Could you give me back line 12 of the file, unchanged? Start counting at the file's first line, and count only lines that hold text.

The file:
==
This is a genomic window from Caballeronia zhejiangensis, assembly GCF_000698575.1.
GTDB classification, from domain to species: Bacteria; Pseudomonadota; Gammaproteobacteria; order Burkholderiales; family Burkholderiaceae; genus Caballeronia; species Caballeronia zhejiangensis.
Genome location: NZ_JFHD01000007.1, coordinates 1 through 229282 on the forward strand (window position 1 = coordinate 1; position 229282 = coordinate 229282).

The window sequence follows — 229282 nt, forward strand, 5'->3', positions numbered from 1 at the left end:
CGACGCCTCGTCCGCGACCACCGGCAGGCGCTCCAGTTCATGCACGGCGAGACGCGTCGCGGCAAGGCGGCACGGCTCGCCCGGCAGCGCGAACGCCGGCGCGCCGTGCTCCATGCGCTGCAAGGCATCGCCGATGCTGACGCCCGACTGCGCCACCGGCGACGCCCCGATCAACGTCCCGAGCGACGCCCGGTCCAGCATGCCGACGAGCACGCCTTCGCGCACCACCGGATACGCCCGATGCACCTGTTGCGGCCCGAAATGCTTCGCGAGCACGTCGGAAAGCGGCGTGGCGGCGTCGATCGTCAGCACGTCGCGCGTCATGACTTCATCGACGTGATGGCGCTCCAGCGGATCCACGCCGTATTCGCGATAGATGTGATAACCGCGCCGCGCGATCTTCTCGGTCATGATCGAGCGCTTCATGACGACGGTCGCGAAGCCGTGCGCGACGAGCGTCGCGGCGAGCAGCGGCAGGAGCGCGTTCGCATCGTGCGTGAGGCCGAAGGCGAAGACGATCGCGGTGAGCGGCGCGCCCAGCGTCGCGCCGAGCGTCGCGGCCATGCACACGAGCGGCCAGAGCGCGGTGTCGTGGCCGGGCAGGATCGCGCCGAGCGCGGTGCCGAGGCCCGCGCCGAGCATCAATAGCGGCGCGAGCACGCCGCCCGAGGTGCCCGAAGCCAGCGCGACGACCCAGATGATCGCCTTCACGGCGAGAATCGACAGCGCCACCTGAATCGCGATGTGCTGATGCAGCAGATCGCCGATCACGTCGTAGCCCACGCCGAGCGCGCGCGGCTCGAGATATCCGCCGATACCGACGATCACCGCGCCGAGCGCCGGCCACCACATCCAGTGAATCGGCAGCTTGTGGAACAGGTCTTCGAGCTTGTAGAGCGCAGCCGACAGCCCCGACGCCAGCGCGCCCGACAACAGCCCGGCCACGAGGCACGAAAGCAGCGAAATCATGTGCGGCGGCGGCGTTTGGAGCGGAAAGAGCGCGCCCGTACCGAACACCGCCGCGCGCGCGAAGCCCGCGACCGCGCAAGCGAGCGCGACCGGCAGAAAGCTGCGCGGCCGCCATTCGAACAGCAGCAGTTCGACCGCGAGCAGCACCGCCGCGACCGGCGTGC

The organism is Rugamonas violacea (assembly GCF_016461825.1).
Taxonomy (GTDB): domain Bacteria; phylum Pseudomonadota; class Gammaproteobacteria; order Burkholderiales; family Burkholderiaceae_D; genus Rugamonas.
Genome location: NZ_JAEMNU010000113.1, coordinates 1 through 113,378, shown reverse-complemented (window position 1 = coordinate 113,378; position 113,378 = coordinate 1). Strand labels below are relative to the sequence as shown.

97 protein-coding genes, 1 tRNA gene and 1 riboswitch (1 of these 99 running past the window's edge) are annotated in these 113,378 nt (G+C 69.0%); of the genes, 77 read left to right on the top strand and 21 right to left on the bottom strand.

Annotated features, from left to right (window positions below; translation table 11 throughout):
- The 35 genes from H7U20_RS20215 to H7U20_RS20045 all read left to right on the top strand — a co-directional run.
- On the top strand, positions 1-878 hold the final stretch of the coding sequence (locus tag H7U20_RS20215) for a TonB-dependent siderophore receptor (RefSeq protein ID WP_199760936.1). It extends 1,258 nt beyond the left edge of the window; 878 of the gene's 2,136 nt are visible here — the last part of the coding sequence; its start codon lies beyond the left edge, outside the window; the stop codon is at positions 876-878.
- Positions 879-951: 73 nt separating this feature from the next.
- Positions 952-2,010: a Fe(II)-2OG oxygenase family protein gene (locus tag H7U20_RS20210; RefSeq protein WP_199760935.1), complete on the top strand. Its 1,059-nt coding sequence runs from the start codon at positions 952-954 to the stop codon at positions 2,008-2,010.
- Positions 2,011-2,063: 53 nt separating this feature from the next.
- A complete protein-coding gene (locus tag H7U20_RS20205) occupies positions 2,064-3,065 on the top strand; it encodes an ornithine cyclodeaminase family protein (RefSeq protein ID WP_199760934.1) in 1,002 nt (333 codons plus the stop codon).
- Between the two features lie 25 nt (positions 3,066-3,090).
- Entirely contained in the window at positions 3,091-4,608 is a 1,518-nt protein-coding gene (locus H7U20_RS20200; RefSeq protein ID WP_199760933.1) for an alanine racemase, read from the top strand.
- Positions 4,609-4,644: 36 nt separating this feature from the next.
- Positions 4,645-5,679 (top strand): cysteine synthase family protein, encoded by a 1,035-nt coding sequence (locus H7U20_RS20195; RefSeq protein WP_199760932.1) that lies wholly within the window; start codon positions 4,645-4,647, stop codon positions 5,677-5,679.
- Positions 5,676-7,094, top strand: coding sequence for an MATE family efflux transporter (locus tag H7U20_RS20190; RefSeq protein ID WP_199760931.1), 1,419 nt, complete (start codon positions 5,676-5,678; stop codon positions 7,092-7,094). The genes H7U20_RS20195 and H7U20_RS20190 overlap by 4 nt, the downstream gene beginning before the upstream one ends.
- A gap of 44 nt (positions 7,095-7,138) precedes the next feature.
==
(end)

- On the top strand, positions 1-878 hold the final stretch of the coding sequence (locus tag H7U20_RS20215) for a TonB-dependent siderophore receptor (RefSeq protein ID WP_199760936.1). It extends 1,258 nt beyond the left edge of the window; 878 of the gene's 2,136 nt are visible here — the last part of the coding sequence; its start codon lies beyond the left edge, outside the window; the stop codon is at positions 876-878.